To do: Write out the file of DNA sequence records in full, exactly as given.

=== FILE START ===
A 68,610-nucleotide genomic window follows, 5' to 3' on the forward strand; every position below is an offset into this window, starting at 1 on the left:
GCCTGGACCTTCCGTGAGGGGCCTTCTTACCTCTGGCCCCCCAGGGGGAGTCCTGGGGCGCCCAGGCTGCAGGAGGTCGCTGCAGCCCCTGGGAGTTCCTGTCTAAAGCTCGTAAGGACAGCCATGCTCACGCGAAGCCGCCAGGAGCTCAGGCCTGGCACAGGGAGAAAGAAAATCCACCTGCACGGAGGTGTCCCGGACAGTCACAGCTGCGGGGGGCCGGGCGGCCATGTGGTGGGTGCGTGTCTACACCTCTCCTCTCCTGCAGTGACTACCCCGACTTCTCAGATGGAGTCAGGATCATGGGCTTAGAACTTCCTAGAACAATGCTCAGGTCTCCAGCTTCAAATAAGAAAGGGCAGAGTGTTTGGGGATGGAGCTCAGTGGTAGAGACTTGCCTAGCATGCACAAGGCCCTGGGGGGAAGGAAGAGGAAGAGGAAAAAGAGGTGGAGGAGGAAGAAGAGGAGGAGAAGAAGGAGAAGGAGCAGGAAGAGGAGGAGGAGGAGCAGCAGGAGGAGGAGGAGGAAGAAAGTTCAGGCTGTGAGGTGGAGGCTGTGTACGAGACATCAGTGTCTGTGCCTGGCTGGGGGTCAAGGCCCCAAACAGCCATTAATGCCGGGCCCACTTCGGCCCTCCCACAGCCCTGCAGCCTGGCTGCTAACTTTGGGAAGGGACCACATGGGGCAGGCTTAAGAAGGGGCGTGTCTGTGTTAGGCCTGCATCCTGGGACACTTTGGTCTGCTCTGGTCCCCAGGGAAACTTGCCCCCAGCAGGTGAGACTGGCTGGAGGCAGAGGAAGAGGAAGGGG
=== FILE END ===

A 68,610-nucleotide genomic window follows, 5' to 3' on the forward strand; every position below is an offset into this window, starting at 1 on the left:
GCCTGGACCTTCCGTGAGGGGCCTTCTTACCTCTGGCCCCCCAGGGGGAGTCCTGGGGCGCCCAGGCTGCAGGAGGTCGCTGCAGCCCCTGGGAGTTCCTGTCTAAAGCTCGTAAGGACAGCCATGCTCACGCGAAGCCGCCAGGAGCTCAGGCCTGGCACAGGGAGAAAGAAAATCCACCTGCACGGAGGTGTCCCGGACAGTCACAGCTGCGGGGGGCCGGGCGGCCATGTGGTGGGTGCGTGTCTACACCTCTCCTCTCCTGCAGTGACTACCCCGACTTCTCAGATGGAGTCAGGATCATGGGCTTAGAACTTCCTAGAACAATGCTCAGGTCTCCAGCTTCAAATAAGAAAGGGCAGAGTGTTTGGGGATGGAGCTCAGTGGTAGAGACTTGCCTAGCATGCACAAGGCCCTGGGGGGAAGGAAGAGGAAGAGGAAAAAGAGGTGGAGGAGGAAGAAGAGGAGGAGAAGAAGGAGAAGGAGCAGGAAGAGGAGGAGGAGGAGCAGCAGGAGGAGGAGGAGGAAGAAAGTTCAGGCTGTGAGGTGGAGGCTGTGTACGAGACATCAGTGTCTGTGCCTGGCTGGGGGTCAAGGCCCCAAACAGCCATTAATGCCGGGCCCACTTCGGCCCTCCCACAGCCCTGCAGCCTGGCTGCTAACTTTGGGAAGGGACCACATGGGGCAGGCTTAAGAAGGGGCGTGTCTGTGTTAGGCCTGCATCCTGGGACACTTTGGTCTGCTCTGGTCCCCAGGGAAACTTGCCCCCAGCAGGTGAGACTGGCTGGAGGCAGAGGAAGAGGAAGGGG